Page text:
Wednesday, June 19, 2024

ARGENTINA | 12-09-2023 18:42

Five knock-out blows: Peronism's toughest defeats in the 2023 elections to date

Provinces of San Juan, San Luis, Chubut, Santa Cruz and now Santa Fe. And now Peronism faces another difficult test in Chaco.

In a striking state of paralysis, Peronism is watching on as provinces across Argentina change colour. In a number of key provinces, voters are abandoning the movement and choosing opposition Juntos por el Cambio forces or local parties who have nothing to do with them.

The latest defeat materialised on Sunday in Santa Fe Province, where Peronism suffered its worst result since 1983. That blow came after another morale-denting defeat in Santa Cruz on Sunday August 13. San Juan, San Luis and Chubut came earlier in the year. In the next few days, Argentina's dominant political force of the last century will have to defend the province of Chaco, where Jorge Capitanich recorded disappointing results in the PASO primaries.

Peronism suffered its first unexpected hit in San Luis Province. The Rodríguez Saá dynasty has won every gubernatorial election there since 1983, except for four years under Claudio Poggi’s 2011-2015 administration. In June, Poggi repeated his trick as an opponent, winning the gubernatorial election. That is, a 40-year-old power structure was dethroned. Supported nationwide by Juntos por el Cambio and at a provincial level by a rogue Rodríguez Sáa, Adolfo, Poggi’s force (Cambia San Luis) won 54.43 percent of the votes in the district, backed up by a strong performance from his party Avanzar. “A definitive and irreversible trend," the governor-elect described it.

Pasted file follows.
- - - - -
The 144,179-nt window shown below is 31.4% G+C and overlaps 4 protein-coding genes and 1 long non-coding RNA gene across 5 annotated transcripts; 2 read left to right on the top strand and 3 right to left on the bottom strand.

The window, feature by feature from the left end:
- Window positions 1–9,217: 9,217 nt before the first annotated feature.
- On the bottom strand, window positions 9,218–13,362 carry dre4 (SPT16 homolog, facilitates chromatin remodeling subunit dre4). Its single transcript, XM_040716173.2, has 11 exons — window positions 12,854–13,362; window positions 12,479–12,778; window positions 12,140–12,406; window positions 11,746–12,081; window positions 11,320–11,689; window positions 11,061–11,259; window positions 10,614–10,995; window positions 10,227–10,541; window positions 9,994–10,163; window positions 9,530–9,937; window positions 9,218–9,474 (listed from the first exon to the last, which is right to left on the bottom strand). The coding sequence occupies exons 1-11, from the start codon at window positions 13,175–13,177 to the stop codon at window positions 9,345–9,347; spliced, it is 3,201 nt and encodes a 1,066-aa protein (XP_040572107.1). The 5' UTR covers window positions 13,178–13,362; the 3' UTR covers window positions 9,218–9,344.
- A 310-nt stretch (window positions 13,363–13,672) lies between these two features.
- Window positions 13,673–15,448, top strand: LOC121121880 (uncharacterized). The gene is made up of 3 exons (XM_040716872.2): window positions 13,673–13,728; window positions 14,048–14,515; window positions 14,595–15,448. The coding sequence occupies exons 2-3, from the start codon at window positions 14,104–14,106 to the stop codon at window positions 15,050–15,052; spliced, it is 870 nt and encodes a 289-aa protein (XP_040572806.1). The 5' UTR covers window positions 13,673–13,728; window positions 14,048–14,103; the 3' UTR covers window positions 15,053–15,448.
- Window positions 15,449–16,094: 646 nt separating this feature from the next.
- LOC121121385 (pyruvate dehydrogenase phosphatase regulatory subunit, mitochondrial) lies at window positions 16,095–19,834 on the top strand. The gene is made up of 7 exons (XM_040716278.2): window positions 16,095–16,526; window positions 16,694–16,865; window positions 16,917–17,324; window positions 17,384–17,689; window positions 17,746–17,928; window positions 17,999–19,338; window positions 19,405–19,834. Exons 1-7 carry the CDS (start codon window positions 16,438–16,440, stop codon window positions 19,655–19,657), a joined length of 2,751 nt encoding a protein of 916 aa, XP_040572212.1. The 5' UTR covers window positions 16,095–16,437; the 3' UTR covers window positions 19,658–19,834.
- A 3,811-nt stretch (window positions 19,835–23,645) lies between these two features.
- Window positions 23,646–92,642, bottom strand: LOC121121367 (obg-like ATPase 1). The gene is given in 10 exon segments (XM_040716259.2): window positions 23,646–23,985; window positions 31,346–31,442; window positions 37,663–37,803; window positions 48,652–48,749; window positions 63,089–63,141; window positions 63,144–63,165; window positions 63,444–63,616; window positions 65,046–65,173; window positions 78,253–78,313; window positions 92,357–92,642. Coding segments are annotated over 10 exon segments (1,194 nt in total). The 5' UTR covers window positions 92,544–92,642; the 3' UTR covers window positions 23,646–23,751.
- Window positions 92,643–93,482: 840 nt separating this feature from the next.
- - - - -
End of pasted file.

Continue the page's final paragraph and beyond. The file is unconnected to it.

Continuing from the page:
A true upset was the opposition triumph in San Juan, where Juntos por el Cambio ended 20 years of Peronist hegemony led by José Luis Gioja and Sergio Uñac. Deputy Marcelo Orrego achieved a decisive victory with over 51 percent .

In Chubut, the province's successive crises, regardless of a hard-fought election campaign, meant it was unsurprising that voters opted to avoid Peronist options. Aged just 35 years old, Senator Ignacio Torres is the new governor-elect after winning the vote by little more than a percentage point, some 5,000 votes. The wafer-thin victory thus ends a succession of Peronist governments started in 2003 by Mario Das Neves.

Voters in Santa Cruz Province went to the polls the same day as the national PASO primaries: August 13. The region, seen as Kirchnerism's 'home turf,' saw voters turn their back on the movement's dominance and instead choose  Claudio Vidal, current national deputy and oil workers union secretary-general. Hacer Santa Cruz was the top pick, with 46.48 percent. Unión por la Patria trailed a few points behind, with 43.82 percent of the votes. Anti-Kirchnerite options were further behind: Cambia Santa Cruz, the Juntos por el Cambio list, got only 8.51 percent. Even though the region does not account for a great portion of the national electorate (just 0.75 percent), its impact was still dramatic.

Continuing the list of painful defeats, Santa Fe Province became the fifth province lost by Peronism last weekend. With nearly 60 percent of the votes, Maximiliano Pullaro destroyed Marcelo Lewandoski and dealt him the movement's toughest electoral defeat in the region since the return to democracy.

Concerned Peronist glances are now being sent the way of Chaco Province, Argentina's next electoral destination. Voters will go to the polls on Sunday, September 17, to choose their next governor, with incumbent leader Jorge Capitanich vying for a new term. He faces the winner of the Juntos por el Cambio PASO primary, Leandro Zdero, in the provincial clash.

The signs look ominous. The primaries were catastrophic for Peronism: with the region rocked by the disappearance of 28-year-old Cecilia Strzyzowski, the opposition took 42.6 percent in the PASO and overtook Capitanich’s Frente Chaqueño by more than five points (36.8 percent). An election to forget, marked by a slow count, only 52 percent of the roll voting. Turnout is not expected to climb significantly – and neither are the ruling coalition's chances.


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